# Kayla Lyon



DNR director offers a cautionary tale for Iowans who hunt, fish

Iowa Department of Natural Resources Director Kayla Lyon has a message for Iowans after being cited on March 21 for fishing without a license in Jackson County.

Reached by email on March 25, Lyon confirmed a record in Iowa Courts Online referred to her citation, explaining,

I had my combination hunting and fishing license set to auto renew but my bank issued me a new card and I forgot to update the system. I was paddlefishing on the Mississippi last Friday [March 18]. When I was informed that I didn’t have a valid license, I asked our law enforcement chief to issue me a citation as soon as we could connect on Monday morning. It was an honest mistake but the laws apply to me just like anyone else. I have since gone online and renewed my combination license.

I’m told this situation is not uncommon. I would encourage anyone with an Iowa license to routinely check their accounts to ensure this doesn’t happen to them.

I would guess that most people who use credit cards have forgotten to update their information on some recurring charge after getting a new card. So this case presents a useful warning to Iowa’s “hook and bullet crowd”: next time you go fishing or hunting, check beforehand to make sure your licenses are up to date.

Lyon set a good example by acknowledging her mistake, knowing the citation would be listed in publicly available databases.

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New Iowa carbon task force looks like greenwashing

“If someone tasked you with making an exhaustive list of who could profit from carbon sequestration, this is what you would come up with,” tweeted Chris Jones, a research engineer at the University of Iowa who has written extensively about agriculture and water quality.

He was referring to the Carbon Sequestration Task Force, which Governor Kim Reynolds established through a June 22 executive order. In a written statement touting the initiative, Reynolds said Iowa “is in a strong position to capitalize on the growing nationwide demand for a more carbon free economy.” She will chair the task force, and Iowa Secretary of Agriculture Mike Naig will co-chair.

The task force looks like a textbook greenwashing effort: deploying concern about about “sustainability” and “low carbon solutions” as cover for policies that will direct public money to large corporations in the energy and agriculture sectors.

One tell: Reynolds did not involve any of Iowa’s leading environmental organizations, which have long worked to reduce carbon emissions.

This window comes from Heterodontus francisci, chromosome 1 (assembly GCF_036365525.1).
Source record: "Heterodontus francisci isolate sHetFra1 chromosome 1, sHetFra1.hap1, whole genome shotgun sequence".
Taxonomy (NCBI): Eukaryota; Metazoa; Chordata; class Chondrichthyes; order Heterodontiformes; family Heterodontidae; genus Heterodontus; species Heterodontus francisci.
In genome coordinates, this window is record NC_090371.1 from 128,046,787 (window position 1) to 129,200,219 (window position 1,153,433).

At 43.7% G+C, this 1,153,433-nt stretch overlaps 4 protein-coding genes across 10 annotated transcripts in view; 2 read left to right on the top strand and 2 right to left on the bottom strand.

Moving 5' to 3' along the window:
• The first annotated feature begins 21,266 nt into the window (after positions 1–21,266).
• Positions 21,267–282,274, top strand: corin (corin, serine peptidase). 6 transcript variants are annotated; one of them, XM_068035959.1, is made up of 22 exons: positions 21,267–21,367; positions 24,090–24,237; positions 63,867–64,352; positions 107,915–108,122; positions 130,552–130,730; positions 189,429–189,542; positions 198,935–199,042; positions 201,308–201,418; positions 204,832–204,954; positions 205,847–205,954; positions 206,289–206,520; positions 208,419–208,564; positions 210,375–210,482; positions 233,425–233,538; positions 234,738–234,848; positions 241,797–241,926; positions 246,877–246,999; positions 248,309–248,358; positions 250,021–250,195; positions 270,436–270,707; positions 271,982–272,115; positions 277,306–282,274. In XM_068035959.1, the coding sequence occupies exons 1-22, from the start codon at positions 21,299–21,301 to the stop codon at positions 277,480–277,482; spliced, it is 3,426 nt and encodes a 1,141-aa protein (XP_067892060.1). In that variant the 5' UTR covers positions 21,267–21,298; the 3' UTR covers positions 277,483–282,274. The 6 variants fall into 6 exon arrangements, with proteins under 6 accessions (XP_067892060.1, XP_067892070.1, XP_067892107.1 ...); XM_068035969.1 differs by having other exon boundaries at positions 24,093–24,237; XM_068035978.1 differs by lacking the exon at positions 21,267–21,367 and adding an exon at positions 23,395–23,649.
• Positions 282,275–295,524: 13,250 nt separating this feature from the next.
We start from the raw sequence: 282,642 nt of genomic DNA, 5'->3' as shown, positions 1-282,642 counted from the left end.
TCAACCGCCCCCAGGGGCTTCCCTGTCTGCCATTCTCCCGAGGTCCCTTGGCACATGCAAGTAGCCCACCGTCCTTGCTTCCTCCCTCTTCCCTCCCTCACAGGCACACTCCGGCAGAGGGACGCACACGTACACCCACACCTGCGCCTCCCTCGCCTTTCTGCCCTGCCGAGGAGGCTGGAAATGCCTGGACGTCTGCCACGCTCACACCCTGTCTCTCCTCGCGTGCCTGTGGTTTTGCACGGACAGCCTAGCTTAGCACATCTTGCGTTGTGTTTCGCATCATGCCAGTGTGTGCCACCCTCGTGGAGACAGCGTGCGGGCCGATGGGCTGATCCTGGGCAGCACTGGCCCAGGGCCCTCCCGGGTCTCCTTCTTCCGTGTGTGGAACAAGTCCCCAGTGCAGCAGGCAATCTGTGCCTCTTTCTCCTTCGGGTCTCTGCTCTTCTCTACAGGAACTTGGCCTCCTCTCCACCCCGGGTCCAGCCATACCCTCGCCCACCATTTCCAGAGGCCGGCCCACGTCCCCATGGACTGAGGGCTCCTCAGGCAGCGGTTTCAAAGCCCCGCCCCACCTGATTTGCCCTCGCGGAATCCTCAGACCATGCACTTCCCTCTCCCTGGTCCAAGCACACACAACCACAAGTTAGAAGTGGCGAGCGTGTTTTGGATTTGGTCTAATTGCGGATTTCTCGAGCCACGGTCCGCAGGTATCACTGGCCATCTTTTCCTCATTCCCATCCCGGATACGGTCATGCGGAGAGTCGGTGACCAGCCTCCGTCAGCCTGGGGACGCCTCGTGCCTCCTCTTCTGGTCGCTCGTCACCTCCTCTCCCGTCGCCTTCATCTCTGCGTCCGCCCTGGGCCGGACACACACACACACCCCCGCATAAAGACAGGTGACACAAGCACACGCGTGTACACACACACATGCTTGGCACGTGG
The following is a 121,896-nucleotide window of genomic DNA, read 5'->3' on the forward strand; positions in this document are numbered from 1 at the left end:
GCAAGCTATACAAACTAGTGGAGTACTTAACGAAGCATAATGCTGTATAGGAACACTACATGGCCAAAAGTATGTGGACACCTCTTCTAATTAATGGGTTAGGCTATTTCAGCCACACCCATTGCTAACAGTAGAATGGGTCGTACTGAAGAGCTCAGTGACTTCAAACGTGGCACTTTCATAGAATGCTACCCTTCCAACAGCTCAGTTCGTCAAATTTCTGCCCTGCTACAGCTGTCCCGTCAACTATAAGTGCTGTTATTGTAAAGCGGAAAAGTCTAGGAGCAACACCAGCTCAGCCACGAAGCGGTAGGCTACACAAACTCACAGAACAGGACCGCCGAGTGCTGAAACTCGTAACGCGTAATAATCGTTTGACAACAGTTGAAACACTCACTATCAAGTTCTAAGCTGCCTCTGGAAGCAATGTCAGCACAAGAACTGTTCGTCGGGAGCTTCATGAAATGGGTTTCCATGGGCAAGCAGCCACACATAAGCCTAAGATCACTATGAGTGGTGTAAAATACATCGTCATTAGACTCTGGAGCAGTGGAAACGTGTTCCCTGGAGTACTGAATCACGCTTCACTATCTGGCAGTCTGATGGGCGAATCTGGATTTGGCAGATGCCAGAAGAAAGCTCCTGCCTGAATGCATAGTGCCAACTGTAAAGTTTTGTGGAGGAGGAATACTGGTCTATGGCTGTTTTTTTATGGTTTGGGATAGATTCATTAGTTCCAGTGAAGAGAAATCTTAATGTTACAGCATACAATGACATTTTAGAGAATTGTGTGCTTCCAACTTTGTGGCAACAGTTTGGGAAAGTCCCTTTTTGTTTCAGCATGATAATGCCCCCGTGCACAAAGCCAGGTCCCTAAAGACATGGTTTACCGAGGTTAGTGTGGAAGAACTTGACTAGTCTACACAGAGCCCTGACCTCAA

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Exclusive: Bonuses push five Iowa agency heads above maximum pay

Governor Kim Reynolds has approved bonuses for at least five current state agency directors, allowing them to receive substantially more compensation than the top of the pay scale Iowa law sets for their positions.

The Iowa Department of Administrative Services disclosed information about four agency leaders now receiving such bonuses in response to Bleeding Heartland’s public records request. The Cedar Rapids Gazette’s Erin Jordan was first to report on Homeland Security and Emergency Management Director Paul Trombino’s bonus, in an article published April 7.

This post discusses each official’s bonus pay in the order that they were awarded. The governor’s spokesperson Pat Garrett did not respond to an April 7 email seeking to clarify whether any other heads of state departments are receiving greater compensation than the statutory maximum for their positions.

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Some bad laws for Iowa's environment take effect today

Continuing Bleeding Heartland’s coverage of the Iowa legislature’s work during the 2019 session.

Iowa’s environmental community had something to celebrate when state lawmakers adjourned for the year without passing legislation that would crush small-scale solar development. An unusual coalition including solar installers, environmental groups, and livestock farmers helped keep the bill bottled up in the Iowa House despite intense lobbying by MidAmerican Energy and its allies, along with massive spending by undisclosed donors.

Unfortunately, lawmakers approved and Governor Kim Reynolds signed several other measures that will be detrimental for Iowa’s natural resources and take our state’s energy policy in the wrong direction. The new laws take effect today, as the 2020 fiscal year begins.

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